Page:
Lightfoot says Burke should resign; time to ‘focus on himself and his family and move on’

Hours after Burke pleaded not guilty to racketeering, bribery and extortion charges, Lightfoot said Burke has not responded to her demand that he resign from the City Council.

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Alderman Edward M. Burke, left, flanked by his attorneys, walks out of the Dirksen Federal Courthouse, Tuesday, June 4, 2019, in Chicago. Burke pleaded not guilty to federal political corruption charges.

Ashlee Rezin/Chicago Sun-Times via AP

Ald. Edward Burke (14th) is entitled to a “presumption of innocence,” but can’t continue to function as an alderman with the “sword of Damocles” hanging over his head, Mayor Lori Lightfoot said Tuesday.

Hours after Burke appeared in federal court to plead not guilty to racketeering, bribery and extortion charges, Lightfoot said Burke has not responded to her demand that he resign from the City Council, nor does she expect him to do so.

But, that didn’t stop the mayor from renewing the demand she made five days ago, when Chicago’s longest serving alderman was charged under a racketeering law normally reserved for mobsters.

“This is a terrible time for him. A terrible time for his family. … It’s a tragedy for our city,” Lightfoot said.

“What he ought to do is focus on resolving these very serious criminal charges. I can’t see how he can properly function as an alderman. ... It’s black mark on our city, a sad day. And I would urge him to think about the best interests of his constituents and to resign,” she added.

“He’s had a 50-year career. He’s done a lot of things over the course of that career. It’s time for him to focus on himself and his family and move on.”

The law requires aldermen to forfeit their offices only upon conviction. Former Ald. Willie Cochran (20th) continued to serve until he pleaded guilty to wire fraud in March.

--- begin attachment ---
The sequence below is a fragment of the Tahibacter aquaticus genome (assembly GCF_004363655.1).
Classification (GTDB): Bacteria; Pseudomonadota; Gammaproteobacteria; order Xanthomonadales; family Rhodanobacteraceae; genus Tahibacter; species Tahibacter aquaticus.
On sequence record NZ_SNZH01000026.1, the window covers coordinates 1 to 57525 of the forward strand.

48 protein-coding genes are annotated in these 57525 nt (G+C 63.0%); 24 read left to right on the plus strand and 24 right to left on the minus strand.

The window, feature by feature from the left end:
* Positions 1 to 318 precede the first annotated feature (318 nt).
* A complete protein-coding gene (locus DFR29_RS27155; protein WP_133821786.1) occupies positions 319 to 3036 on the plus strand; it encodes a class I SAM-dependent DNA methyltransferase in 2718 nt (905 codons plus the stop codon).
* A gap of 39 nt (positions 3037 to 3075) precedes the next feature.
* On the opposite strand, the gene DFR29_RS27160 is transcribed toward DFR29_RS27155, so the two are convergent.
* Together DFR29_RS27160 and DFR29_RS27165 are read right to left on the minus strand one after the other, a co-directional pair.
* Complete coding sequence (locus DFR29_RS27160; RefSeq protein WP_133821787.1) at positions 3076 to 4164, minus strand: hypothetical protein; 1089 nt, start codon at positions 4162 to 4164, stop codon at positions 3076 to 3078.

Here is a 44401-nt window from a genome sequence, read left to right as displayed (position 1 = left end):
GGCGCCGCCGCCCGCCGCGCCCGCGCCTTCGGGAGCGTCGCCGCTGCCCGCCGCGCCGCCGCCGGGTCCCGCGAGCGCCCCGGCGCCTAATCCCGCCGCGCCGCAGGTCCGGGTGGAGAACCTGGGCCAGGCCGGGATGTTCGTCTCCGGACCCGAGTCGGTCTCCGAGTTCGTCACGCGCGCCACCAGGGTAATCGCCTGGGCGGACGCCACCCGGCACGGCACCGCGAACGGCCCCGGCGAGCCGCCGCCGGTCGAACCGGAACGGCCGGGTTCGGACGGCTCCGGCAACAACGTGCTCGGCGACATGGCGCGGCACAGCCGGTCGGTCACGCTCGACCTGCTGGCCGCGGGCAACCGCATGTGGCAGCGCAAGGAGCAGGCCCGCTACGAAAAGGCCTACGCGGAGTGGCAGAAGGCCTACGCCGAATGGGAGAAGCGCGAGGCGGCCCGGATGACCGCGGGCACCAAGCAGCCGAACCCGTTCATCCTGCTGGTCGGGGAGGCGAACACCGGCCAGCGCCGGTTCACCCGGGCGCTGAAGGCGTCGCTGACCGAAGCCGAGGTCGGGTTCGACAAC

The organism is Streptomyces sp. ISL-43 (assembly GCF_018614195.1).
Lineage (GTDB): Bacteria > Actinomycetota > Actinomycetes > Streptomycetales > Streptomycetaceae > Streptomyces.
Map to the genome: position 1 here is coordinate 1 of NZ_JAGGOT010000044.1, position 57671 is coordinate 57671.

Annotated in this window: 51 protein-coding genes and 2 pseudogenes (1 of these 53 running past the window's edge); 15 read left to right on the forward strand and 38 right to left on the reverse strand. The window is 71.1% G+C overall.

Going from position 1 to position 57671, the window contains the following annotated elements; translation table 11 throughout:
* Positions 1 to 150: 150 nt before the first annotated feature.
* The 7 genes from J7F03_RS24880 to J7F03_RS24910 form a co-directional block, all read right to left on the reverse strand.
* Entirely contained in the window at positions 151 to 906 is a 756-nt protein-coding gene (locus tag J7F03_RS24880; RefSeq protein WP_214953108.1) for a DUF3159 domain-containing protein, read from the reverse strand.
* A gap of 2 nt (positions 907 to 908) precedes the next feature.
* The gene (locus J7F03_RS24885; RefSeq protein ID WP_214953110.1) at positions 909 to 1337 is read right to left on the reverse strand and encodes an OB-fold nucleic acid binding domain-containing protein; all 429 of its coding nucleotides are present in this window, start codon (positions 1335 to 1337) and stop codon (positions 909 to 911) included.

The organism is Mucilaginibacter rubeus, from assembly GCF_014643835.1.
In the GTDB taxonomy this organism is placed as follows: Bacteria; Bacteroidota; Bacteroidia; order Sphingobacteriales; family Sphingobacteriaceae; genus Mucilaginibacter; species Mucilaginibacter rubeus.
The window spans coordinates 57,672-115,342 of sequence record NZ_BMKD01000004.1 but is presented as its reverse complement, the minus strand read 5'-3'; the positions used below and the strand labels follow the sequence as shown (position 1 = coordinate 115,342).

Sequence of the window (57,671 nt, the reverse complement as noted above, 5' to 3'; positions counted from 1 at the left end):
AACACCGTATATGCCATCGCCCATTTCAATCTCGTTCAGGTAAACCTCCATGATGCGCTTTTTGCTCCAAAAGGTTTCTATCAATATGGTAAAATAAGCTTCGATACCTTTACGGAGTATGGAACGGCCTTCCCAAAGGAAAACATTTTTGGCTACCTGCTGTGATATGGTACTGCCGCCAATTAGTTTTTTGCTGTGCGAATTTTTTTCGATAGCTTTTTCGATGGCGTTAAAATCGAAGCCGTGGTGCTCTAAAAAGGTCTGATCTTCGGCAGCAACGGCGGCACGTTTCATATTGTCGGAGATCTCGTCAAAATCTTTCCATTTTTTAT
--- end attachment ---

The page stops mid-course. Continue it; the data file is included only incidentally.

Why should Burke submit a resignation that would be viewed, in the court of public opinion, as an admission of guilt, when his attorneys are promising to fight a 14-count indictment they have called “unfounded and not based on factual evidence”?

“We’re not talking about proof beyond a reasonable doubt. That’s the criminal standard. We’re talking about, do you have the moral authority and legitimacy to be able to be a public servant and serve your constituents, which is a very different standard. And I don’t believe he can do that,” she said.

Although Burke was easily re-elected after being charged with attempted extortion, 14th Ward voters knew, only “a slice of what now is a multi-layered” indictment alleging Burke used “his power and the tools of government to further himself” over many years, Lightfoot said.

Ald. Ed Burke (14th) spars with Mayor Lori Lightfoot at May 2019 City Council meeting.

Ald. Ed Burke (14th) spars with Mayor Lori Lightfoot during her first Chicago City Council meeting last week.

Ashlee Rezin/Sun-Times

“That is a damning indictment against him and our system of government and the only way that we’re gonna be able to restore trust and legitimacy in government is if we don’t have the U.S. Attorney’s office and the FBI essentially acting as our oversight body for people who are engaged in, not only misconduct, but criminal conduct,” the mayor said.

One day before the feds brought the hammer down on Burke using recordings gathered by FBI mole and former Zoning Committee Chairman Danny Solis (25th), Burke all-but-invited Lightfoot to humiliate him during an early skirmish on the City Council floor.

It happened after Burke inexplicably stood during her first City Council meeting to complain that the Council rules her administration had drafted were not gender-neutral.

On Tuesday, Lightfoot was asked how uncomfortable future council meetings will be if Burke continues to take his front-row seat.

“It’s gonna be very difficult. I mean — if you watched the body language of the people who were sitting in the front row with him” it was “very telling,” Lightfoot said.

“It’s like the sword of Damocles quite literally hanging over his head. It’s gonna be difficult for him to function in his ward. It’s gonna be difficult for him to function with his colleagues. People are on edge. And I understand why they would be.”

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